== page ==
It's interesting to hear the different answers you get when you ask folks what the best things about Christmas are.The large majority of answers revolve around family and friends and sharing the holidays with them. This was certainly true in a recent worldwide Internet poll. Family was the No. 1 answer for almost half of all participants, with enjoyment of the time off for the holidays the next favorite, following closely behind were the joy of giving and opportunity for the expression of faith. While some would rearrange those priorities, most would agree that these are high on their list.
Comedians may offer other thoughts such as really loving those "three months of turkey and ham sandwiches," of catching "tinsel-itis," or dealing with the after-effects of Rudolph's nose job, but we all recognize that there are certain things we each feel we need to make our Christmas "special." For some people, it's playing in the snow with family, and for others it's eating certain things made by certain people or singing a particular Christmas carol.
It's equally fascinating to hear of the different Christmas traditions that families have. Most include doing something together such as taking a walk, doing a jigsaw puzzle, watching a favorite Christmas movie, or making cookies with Christmas music in the background that often ends with a sing-along. None of these have a dollar signs attached.
I have watched our family evolve, with some traditions remaining basically the same, and others replaced. We may have moved the gathering place from Hinesville to Atlanta, but there are still certain things we want to eat, everyone likes to sing Christmas carols, and we all go to church Christmas Eve, with everyone watching over the younger children - who have been reminded multiple times of how "grammie" used to pinch their parents when they misbehaved in church.
In some ways, my husband and I have lost control of Christmas. I no longer cook the turkey, ham or roast beef. I'm not stirring the dressing or making the sweet potato soufflé (although they are usually my recipes, and I'm the "taster"). And while it's true that I had a form of withdrawal the second year when I was nicely told by my daughters that they had grocery stores in Atlanta and they would handle everything (after we toted several ice chests full of food the first year), I've come to enjoy the extra time with my grandchildren. It's a time of great laughter, and the kids think its hilarious when my son gets on to me for being too loud, for making forts out of sofa pillows or ships out of beds.
Like you, we have memories of Christmases in the past that we treasure, and we know how important it is that we make wonderful memories for our children and grandchildren. That doesn't mean that everything has to be perfect or costly. I can't remember any particular toy or present that I ever received as a child but I am "me" because of the very obvious love I received. I remember being hugged by my grandmother, being told I was special, and of eating huge pieces of chocolate cake covered with mountains of whipping cream that she made just for me. I have fond memories of bending across the knees of one of my paternal uncles and receiving never-ending back rubs, of gifts of blue pajamas and matching doll clothes (made from flour sacks) that my grandmother made and of one-on-one time with many of my relatives and especially my parents.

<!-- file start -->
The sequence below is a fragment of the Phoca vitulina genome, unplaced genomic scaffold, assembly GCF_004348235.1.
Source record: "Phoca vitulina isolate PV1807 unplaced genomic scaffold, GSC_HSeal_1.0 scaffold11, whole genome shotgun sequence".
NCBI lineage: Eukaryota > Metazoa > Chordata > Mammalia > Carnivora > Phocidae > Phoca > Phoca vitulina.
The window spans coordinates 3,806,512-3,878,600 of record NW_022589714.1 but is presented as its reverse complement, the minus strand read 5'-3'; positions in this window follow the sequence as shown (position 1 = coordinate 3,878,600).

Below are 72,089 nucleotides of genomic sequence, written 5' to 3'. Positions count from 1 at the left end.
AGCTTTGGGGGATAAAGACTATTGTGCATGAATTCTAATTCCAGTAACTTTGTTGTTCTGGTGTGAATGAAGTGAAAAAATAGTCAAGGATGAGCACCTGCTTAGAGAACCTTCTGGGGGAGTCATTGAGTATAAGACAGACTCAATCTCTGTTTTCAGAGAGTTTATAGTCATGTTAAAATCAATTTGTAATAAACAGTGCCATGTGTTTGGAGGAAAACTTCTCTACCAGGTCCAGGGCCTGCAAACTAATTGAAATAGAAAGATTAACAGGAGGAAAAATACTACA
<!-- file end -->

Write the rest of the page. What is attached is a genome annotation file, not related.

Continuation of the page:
I so want my grandchildren to have similar memories and to know that sense of acceptance and feeling of belonging. Everyday we see examples of children who grow into adults never feeling that they belong to anyone or that they are loved. Being healthy is not just taking care of physical needs, it involves nurturing and the recognition and development of emotional needs, as well as each person's individual potential.
I get a lot of flack from my kids (born and adopted by marriage); they often shake their heads and roll their eyes when I try to interject a new tradition or create humorous mutiny among their kids. While I agree they are sometimes right - the Thanksgiving dog was a flop - their kids and I are making some fun memories that will hopefully outlast the memory of some of these very expensive toys! And it doesn't hurt that all that laughter cleans out internal cobwebs in the adults also. Laughter may indeed be the best medicine at any time of the year!
A month ago, I found this quote on the Church of England Web site and thought how prefect it is, and so I'm sharing it with you:
"We recognize that many parents feel under pressure to buy expensive presents at Christmas but the message we want to convey is that the best thing you can give your friends and family at Christmas is yourself - your presence and the knowledge of your love for them. A small gift given with love and hugs is a million times better than an expensive gift given in an atmosphere of worry and concern about debt, which can lead to arguments and great unhappiness. The best things in life — like love — are free and Christmas is the ideal time to reflect on that."
So Merry Christmas ...make some special memories for the kids (of all ages) in your family and among your friends.
Linda Ratcliffe is the public information officer for the Liberty County Health Department.